Corruption is bad: normative dimensions of the anti-corruption movement
International Monetary Fund
Organization for Economic Cooperation and Development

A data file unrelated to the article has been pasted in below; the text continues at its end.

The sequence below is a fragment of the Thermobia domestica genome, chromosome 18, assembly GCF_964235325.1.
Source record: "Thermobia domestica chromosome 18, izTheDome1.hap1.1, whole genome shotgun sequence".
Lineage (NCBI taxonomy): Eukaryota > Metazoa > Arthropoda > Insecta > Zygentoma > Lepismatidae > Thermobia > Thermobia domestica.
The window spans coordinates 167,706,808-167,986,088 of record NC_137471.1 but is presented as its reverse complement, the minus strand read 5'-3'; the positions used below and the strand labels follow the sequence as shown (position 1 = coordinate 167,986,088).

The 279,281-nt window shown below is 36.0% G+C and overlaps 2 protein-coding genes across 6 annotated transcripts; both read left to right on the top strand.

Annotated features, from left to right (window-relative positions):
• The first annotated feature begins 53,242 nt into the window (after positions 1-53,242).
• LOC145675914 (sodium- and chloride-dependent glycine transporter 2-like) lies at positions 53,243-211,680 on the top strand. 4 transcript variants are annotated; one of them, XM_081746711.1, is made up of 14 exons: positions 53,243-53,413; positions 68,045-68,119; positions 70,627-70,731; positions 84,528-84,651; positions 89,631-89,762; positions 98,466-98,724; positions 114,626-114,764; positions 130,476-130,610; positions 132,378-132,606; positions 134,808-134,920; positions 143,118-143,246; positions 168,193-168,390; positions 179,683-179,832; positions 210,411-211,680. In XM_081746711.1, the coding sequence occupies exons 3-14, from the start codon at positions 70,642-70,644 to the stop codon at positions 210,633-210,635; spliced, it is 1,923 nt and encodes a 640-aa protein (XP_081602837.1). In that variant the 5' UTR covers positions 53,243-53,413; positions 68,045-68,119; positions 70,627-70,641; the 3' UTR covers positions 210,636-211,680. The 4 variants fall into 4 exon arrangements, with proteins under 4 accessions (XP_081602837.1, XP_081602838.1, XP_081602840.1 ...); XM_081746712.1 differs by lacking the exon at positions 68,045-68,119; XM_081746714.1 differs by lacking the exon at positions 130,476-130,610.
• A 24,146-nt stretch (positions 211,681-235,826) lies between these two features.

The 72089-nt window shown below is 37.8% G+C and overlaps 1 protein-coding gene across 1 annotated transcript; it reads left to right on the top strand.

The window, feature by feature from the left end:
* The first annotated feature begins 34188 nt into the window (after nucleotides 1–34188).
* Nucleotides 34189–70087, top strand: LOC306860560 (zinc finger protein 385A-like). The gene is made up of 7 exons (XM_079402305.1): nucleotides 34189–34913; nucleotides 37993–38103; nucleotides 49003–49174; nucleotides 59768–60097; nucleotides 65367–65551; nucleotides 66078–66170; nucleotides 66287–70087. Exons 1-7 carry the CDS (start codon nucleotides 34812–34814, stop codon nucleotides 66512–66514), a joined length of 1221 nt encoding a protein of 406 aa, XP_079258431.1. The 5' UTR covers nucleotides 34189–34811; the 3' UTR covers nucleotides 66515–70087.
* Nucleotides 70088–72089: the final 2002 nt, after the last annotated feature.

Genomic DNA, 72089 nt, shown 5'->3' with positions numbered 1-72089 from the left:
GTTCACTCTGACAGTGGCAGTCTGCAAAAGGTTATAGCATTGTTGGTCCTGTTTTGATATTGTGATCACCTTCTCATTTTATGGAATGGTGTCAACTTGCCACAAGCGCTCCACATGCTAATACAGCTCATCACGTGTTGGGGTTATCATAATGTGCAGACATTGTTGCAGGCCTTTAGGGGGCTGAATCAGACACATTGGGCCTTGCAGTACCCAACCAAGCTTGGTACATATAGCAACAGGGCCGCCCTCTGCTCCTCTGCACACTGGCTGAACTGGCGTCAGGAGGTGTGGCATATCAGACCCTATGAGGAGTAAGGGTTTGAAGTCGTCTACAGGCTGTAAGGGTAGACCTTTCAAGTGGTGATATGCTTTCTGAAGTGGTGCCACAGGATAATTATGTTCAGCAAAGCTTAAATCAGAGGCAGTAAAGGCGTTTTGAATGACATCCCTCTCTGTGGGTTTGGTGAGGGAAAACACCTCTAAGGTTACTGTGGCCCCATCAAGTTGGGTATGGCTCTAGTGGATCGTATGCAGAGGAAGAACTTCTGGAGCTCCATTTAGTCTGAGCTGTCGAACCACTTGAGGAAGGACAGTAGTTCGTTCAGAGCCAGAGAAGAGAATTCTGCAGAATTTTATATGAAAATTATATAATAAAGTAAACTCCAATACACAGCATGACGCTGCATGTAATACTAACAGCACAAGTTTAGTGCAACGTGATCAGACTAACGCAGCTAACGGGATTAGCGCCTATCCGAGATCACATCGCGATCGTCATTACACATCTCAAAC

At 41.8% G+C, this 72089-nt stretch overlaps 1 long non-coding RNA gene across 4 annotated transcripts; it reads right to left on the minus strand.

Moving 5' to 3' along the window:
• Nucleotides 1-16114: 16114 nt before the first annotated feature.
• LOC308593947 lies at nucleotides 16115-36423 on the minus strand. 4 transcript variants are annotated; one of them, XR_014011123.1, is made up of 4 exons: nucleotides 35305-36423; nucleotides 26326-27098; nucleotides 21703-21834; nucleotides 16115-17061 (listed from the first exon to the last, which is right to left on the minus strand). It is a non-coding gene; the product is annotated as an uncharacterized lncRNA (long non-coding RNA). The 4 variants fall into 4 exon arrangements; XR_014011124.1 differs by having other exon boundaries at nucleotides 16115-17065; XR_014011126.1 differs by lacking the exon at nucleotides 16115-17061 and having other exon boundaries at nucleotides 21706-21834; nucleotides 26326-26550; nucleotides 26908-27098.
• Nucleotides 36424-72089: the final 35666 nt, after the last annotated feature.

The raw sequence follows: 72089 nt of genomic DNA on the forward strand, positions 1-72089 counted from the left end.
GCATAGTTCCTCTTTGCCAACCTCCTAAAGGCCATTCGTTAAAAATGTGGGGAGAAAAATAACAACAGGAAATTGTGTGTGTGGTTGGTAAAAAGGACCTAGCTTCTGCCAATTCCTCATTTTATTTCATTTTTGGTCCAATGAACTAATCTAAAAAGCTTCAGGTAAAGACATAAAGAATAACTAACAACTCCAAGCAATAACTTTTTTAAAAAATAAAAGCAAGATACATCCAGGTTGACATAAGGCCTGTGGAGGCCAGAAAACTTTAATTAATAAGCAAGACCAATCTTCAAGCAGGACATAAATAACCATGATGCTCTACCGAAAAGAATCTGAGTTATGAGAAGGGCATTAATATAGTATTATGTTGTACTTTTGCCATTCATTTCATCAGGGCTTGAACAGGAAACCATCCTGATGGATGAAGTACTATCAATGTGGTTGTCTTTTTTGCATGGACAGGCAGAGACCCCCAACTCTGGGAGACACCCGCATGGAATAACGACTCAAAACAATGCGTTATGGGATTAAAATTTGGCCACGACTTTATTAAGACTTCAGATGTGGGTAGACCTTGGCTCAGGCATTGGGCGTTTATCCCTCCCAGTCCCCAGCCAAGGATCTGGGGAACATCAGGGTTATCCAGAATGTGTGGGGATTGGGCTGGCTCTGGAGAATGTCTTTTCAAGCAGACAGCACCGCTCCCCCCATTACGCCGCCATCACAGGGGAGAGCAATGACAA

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AbstractInformed by a recent wave of academic and policy research, international organisations such as the International Monetary Fund, the World Bank, and the OECD are increasingly attempting to incorporate anti-corruption measures into their respective missions. But while the concept of corruption makes little sense in the absence of a parametric normative distinction between that which properly belongs to the public sphere and that which belongs to the private or commercial sphere, there has been little effort by policy makers or students of international political economy to explicitly articulate and reflect upon the moral and ethical underpinnings of the concept of corruption. This paper reviews some of the key documents of the emerging global anti-corruption regime, and analyses the moral connotations permeating these documents. I also examine the relative neglect of moral and ethical issues within the scholarly literature on corruption and its consequences. Such neglect, I argue, is likely to undercut the legitimacy, and hence efficacy, of international institutional efforts to combat corruption.
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